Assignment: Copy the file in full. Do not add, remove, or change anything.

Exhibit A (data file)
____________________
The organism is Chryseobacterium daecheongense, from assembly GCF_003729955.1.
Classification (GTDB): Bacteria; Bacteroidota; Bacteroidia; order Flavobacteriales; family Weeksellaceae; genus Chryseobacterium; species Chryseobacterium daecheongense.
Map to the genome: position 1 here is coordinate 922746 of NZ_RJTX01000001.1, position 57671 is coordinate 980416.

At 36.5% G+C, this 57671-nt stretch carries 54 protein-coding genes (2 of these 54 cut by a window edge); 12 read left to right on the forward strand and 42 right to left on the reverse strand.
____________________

The organism is Chryseobacterium daecheongense, from assembly GCF_003729955.1.
Classification (GTDB): Bacteria; Bacteroidota; Bacteroidia; order Flavobacteriales; family Weeksellaceae; genus Chryseobacterium; species Chryseobacterium daecheongense.
Map to the genome: position 1 here is coordinate 922746 of NZ_RJTX01000001.1, position 57671 is coordinate 980416.

At 36.5% G+C, this 57671-nt stretch carries 54 protein-coding genes (2 of these 54 cut by a window edge); 12 read left to right on the forward strand and 42 right to left on the reverse strand.